Why Jesus Wept

5th Sunday of Lent—Year A

When Mary came to where Jesus was and saw him, she fell at his feet and said to him, “Lord, if you had been here, my brother would not have died!” When Jesus saw her weeping and the Jews who had come with her weeping, he became perturbed and deeply troubled, and said, “Where have you laid him?” They said to him, “Sir, come and see.” And Jesus wept.

Why did Jesus weep on his way to Lazarus’ tomb? Was it because he had only just learned of his dear friend Lazarus’ death? No, for Jesus had known long before he reached the village. He had already told his disciples, “Lazarus has died. And I am glad for you that I was not there, that you may believe.” Did Jesus weep because he had not planned to immediately resurrect Lazarus until sorrow changed his mind? No, for when the news of Lazarus’ sickness first arrived he told his disciples, “This illness is not to end in death,” and two days later he added, “Our friend Lazarus is asleep, but I am going to awaken him.” Were Jesus’ tears in fact not shed for Lazarus at all?

Here’s a thought experiment. Imagine if I informed you of two facts (about which, let’s suppose, you would have zero doubts): first, that someone you love had recently died — but also, that twenty minutes from now, this same person would be completely alive and healthy, living among us again. How long and profoundly would you mourn for this person? I do not weep over my friends and family going to sleep at night because I believe they will be fully awake again in the morning. Why would Jesus cry for someone he was about to resurrect? But if Jesus was not grieving over the very-soon-to-be-resurrected Lazarus, then why did Jesus weep?

When Mary ran to Jesus and fell at his feet crying, was there a hurt reproach in her voice when she said, “Lord, if you had been here, my brother would not have died”? (‘We sent you a message days ago that our brother was very ill. Why didn’t you save him?‘) Some of the Jews who came to comfort Martha and Mary seemed to doubt Jesus’ care or power. “Could not the one who opened the eyes of the blind man have done something so that this man would not have died?” When Jesus saw Mary weeping and the Jews who had come with her weeping, he became perturbed and deeply troubled. Jesus beholds grave anguish, doubt, and despair amidst the faith-testing scandal of death. And because of this, Jesus wept.

On Friday, in the midst of our worldwide pandemic, Pope Francis preached a message of hope in a rainy, dark, and empty St. Peter’s Square. He reflected on another gospel story where facing death challenged peoples’ faith in the love and power of the Lord: Jesus is asleep in the boat during a storm on the Sea of Galilee and his disciples wake him up and ask him, “Teacher, do you not care that we are perishing?!” In the words of Pope Francis:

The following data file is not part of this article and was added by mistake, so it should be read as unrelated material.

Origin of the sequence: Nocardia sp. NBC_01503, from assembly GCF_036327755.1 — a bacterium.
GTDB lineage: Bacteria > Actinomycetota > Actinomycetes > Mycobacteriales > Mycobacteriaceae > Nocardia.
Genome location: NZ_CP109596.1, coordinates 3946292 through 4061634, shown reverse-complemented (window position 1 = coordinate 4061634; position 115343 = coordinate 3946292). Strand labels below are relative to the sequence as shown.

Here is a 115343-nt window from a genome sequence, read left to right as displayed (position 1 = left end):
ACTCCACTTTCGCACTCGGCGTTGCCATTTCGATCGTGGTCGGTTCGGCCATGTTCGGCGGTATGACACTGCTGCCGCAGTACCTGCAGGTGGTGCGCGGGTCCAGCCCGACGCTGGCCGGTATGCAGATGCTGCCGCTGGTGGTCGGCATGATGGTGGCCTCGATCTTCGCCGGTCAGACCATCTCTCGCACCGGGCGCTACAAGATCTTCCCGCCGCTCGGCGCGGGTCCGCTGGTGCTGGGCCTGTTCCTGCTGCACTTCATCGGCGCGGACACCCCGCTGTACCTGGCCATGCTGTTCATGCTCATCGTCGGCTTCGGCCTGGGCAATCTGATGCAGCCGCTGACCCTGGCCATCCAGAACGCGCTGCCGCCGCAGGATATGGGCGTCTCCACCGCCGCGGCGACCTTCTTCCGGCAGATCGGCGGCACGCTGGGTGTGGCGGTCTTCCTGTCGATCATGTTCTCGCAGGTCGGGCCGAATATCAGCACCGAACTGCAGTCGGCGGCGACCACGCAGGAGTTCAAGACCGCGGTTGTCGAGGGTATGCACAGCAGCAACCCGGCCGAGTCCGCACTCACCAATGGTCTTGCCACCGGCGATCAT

It is easy to recognize ourselves in this story. What is harder to understand is Jesus’ attitude. While his disciples are quite naturally alarmed and desperate, he [is] in the stern, in the part of the boat that sinks first. And what does he do? In spite of the tempest, he sleeps on soundly, trusting in the Father; this is the only time in the Gospels we see Jesus sleeping. When he wakes up, after calming the wind and the waters, he turns to the disciples in a reproaching voice: “Why are you afraid? Have you no faith?

Let us try to understand. In what does the lack of the disciples’ faith consist, as contrasted with Jesus’ trust? They had not stopped believing in him; in fact, they called on him. But we see how they call on him: “Teacher, do you not care if we perish?” Do you not care: they think that Jesus is not interested in them, does not care about them. One of the things that hurts us and our families most when we hear it said is: “Do you not care about me?” It is a phrase that wounds and unleashes storms in our hearts. It would have shaken Jesus too. Because he, more than anyone, cares about us. (…)

Why are you afraid? Have you no faith?” Faith begins when we realize we are in need of salvation. We are not self-sufficient; by ourselves we founder: we need the Lord, like ancient navigators needed the stars. Let us invite Jesus into the boats of our lives. Let us hand over our fears to him so that he can conquer them. Like the disciples, we will experience that with him on board there will be no shipwreck. Because this is God’s strength: turning to the good everything that happens to us, even the bad things. He brings serenity into our storms, because with God life never dies.

One Response to “Why Jesus Wept”

  1. Doug Pruner Says:

    “Why Jesus Wept”
    In a word, empathy.
    Proverbs 8:31

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